Editorial: Universal preschool should pay for itself in the long run

President Joe Biden’s massive American Jobs Plan is likely to come in two parts: a traditional transportation package as well as a domestic package that includes, among other priorities, universal prekindergarten.

It’s is an education initiative deserving of broad support.


The National Institute for Early Education Research released a study at the end of March claiming that universal high-quality prekindergarten is attainable within three decades if the federal government partners with state and local governments to share costs.

Such investment could expand prekindergarten offerings to millions of additional children, granting a wider swath of the population a head start.

It was long believed that the initial burst of benefits attributed to preschool tended to dissipate within a few years, casting doubt on the long-term benefit of an earlier start to education. But more recent thinking and analysis indicate that preschool attendance correlates with higher rates of college attendance, lower rates of incarceration and lower likelihood of substance addiction later in life.

Pre-K programs also afford greater opportunity for health interventions like screenings for communities with less access to doctors.

Biden’s pledge would help ensure equal access to preschool, benefiting children and parents alike. This access creates a ripple effect. Experts chalk up some of the benefits of pre-K to the importance of having reliable day care even more so than the explicit value of a formal educational environment. Consistent and quality child care frees both parents to work more easily or pursue higher education and, thereby, increase their earning potential over time. That can lead to better outcomes for children, especially those in lower-income families.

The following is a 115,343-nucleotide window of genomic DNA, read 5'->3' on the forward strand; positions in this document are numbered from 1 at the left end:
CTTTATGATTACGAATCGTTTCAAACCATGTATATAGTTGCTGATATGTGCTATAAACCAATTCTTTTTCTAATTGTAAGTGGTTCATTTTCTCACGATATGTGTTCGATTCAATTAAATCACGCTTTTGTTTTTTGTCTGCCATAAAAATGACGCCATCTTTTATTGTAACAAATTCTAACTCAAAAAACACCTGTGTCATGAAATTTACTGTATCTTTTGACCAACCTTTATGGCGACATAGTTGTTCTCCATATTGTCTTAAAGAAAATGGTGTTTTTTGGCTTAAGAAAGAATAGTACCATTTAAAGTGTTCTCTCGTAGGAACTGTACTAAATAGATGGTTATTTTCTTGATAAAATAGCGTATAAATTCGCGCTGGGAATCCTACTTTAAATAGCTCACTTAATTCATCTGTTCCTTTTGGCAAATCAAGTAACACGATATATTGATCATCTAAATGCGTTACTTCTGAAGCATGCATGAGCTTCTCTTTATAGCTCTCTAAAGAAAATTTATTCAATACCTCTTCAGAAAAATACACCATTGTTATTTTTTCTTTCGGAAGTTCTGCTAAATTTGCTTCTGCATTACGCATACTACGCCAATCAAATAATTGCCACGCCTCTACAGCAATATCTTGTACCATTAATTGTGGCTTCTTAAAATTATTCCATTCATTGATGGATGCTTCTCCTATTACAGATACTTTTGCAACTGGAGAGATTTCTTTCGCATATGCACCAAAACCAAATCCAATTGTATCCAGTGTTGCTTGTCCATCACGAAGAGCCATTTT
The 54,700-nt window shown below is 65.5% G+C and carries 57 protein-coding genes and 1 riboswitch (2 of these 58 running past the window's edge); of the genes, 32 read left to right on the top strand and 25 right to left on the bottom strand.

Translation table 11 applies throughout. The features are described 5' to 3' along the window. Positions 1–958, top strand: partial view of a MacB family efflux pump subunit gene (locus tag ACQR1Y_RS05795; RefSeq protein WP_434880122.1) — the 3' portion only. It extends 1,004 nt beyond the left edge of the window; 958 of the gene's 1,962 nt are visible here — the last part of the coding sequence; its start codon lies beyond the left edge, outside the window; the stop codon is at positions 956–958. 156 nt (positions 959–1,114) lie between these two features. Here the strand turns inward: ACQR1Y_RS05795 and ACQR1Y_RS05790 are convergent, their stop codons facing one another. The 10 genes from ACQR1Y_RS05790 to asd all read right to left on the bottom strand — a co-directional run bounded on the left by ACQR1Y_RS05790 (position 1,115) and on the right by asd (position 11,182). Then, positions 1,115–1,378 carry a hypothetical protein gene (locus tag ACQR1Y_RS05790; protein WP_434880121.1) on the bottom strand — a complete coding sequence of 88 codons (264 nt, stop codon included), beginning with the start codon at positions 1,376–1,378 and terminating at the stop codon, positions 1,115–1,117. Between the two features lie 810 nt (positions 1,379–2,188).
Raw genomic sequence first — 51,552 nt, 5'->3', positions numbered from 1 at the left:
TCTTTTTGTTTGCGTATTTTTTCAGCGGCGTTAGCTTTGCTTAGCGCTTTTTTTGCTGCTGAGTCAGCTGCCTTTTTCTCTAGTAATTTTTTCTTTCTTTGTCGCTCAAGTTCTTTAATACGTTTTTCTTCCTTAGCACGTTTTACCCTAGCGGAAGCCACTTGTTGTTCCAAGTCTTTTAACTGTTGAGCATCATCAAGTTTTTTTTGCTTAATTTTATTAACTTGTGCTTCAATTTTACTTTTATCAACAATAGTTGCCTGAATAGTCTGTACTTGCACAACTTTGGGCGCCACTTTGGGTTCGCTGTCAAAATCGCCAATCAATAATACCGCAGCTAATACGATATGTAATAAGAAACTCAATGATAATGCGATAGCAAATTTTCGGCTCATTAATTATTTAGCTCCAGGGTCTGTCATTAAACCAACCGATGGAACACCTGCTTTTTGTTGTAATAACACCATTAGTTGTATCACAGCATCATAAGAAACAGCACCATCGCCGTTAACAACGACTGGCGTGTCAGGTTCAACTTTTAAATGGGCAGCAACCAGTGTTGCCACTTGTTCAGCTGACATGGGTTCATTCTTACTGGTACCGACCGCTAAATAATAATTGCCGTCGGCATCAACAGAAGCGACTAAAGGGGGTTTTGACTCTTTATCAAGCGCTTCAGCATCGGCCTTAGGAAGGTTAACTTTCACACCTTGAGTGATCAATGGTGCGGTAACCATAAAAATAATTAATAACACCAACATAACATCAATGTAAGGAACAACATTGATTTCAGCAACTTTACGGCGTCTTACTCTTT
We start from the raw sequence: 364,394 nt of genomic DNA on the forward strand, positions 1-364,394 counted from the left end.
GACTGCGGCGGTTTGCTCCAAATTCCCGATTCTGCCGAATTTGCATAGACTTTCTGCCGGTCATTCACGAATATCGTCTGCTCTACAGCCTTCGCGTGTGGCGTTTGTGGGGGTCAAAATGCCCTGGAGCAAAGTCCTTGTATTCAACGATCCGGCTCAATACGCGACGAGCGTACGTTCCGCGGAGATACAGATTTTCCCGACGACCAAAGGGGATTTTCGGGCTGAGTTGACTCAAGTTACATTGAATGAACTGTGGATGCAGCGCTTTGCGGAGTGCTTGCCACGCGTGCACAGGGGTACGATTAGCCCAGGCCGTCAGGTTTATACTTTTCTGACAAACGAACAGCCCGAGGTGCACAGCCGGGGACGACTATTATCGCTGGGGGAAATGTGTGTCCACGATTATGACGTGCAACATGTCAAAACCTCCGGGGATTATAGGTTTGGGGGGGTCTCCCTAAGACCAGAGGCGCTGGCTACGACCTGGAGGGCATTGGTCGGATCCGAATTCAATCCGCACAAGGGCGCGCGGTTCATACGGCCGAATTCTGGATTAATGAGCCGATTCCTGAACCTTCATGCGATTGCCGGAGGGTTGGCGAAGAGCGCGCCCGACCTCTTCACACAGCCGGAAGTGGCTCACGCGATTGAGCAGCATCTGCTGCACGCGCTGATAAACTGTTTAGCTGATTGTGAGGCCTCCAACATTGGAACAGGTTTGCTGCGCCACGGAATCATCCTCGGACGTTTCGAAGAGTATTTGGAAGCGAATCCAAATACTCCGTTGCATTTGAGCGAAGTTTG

Opponents of universal preschool generally cite the costs as prohibitive and point to the dissipation of educational benefits. But this ignores the fact that in the long run, providing universal preschool should pay dividends for itself in terms of reducing incarceration and addiction rates. Current data indicate that the children who attend preschool are more likely to succeed and become productive members of society.

Some cities and states already offer free pre-K. Scaling these programs to the national level and standardizing the offerings wouldn’t require parents to enroll their children if they prefer not to, but making the program available is an important step toward providing equal opportunity to all of America’s children.